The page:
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Writer’s Platform
They’re familiar with Stephen King: the talented man who puts out a book practically every
time he wakes up in the morning and is deeply suspenseful.
Despite what some advertisers recommend, I never compare my material with that of more
established authors. They write to their audiences; I write to mine. And I aim to build a brand
that stands on its own.
This doesn’t mean our writing has to be utterly unique. No writer is uninfluenced by others.
The brand is about the writer, not the writing. It’s about the way you approach your work, how
you engage with other writers and with your fans.
Naturally, the first thing people will say about you is what kind of writing you do. “He’s a
business writer;” “She writes historical fiction;” “He blogs on minimalist living.”
Your brand is the second thing they’ll mention. “He’s a business writer—but he takes an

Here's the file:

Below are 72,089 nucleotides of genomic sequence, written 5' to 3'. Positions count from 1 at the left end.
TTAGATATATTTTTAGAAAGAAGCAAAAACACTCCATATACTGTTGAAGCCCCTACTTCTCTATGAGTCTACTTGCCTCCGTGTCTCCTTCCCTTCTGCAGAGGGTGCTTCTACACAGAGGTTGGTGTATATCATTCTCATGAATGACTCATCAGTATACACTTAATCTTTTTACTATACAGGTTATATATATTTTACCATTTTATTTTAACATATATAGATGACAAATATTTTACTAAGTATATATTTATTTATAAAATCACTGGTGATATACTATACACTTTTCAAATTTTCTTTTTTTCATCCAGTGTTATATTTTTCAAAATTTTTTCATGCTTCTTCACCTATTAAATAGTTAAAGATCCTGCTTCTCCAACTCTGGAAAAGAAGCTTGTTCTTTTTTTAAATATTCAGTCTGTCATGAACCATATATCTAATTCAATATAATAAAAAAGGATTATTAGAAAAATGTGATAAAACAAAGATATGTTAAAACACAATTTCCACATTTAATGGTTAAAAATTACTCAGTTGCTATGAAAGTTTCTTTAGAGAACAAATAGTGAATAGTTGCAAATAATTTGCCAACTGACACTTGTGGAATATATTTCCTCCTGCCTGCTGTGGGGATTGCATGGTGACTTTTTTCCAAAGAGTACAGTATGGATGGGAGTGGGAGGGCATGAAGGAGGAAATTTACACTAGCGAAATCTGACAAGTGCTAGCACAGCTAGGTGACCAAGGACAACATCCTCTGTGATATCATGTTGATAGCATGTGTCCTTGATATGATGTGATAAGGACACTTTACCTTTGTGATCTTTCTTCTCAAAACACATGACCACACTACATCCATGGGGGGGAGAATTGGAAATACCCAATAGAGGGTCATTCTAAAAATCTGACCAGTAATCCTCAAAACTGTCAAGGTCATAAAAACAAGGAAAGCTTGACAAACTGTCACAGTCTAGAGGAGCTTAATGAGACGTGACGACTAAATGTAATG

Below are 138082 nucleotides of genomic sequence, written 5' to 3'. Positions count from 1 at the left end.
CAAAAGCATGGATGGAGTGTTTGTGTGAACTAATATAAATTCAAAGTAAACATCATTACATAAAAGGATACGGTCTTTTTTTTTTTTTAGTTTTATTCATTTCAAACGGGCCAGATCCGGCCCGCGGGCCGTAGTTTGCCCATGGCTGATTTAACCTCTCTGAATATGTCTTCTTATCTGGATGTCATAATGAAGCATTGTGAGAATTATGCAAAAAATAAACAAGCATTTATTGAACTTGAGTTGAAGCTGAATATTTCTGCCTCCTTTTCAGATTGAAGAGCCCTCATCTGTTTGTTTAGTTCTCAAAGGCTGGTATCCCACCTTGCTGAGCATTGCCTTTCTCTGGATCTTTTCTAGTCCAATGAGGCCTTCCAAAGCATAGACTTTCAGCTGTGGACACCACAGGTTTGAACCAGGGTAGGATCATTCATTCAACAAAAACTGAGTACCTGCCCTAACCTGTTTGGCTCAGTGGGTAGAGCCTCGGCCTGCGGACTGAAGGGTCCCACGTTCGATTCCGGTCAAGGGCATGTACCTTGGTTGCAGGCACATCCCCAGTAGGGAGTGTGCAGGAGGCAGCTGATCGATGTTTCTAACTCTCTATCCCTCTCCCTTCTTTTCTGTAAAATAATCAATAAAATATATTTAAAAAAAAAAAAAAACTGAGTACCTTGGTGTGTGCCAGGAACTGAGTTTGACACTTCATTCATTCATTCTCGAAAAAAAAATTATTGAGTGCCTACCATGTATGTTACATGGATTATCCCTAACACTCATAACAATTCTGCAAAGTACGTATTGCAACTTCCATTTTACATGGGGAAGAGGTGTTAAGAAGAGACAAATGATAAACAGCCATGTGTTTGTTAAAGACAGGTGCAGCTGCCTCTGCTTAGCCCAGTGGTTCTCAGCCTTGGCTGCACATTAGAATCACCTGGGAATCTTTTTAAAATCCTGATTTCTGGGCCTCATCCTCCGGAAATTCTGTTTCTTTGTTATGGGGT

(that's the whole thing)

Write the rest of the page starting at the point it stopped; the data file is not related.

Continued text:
aggressive, warrior-like approach. Spare and primal.”
She writes historical fiction with an emphasis on little-known documents.”
He blogs on minimalist living—and he’s the funniest Zen master alive.”
You build a brand by bringing your unique qualities into your material, by adding the secret
ingredient of your personality and imagination. You already know what kind of writing you
do. Your brand is about what kind of
writer
you are.
Creating Your Brand
As we established, a good brand originates from who you are as a person.
Companies and individuals who try to create brands out of whole cloth usually fail, because
the audience feels it when the image isn’t genuine. You may design a website or a logo that’s
all about youth and vitality, yet if you write emails like a stodgy accountant, people won’t
believe your brand.
But if your brand comes from who you are, why work on it at all? A lack of consistent brand
strategy may lead you to thrash about searching for the latest tool to achieve that elusive
breakthrough, confusing your fans. Also, we’re easily influenced by what others tell us we
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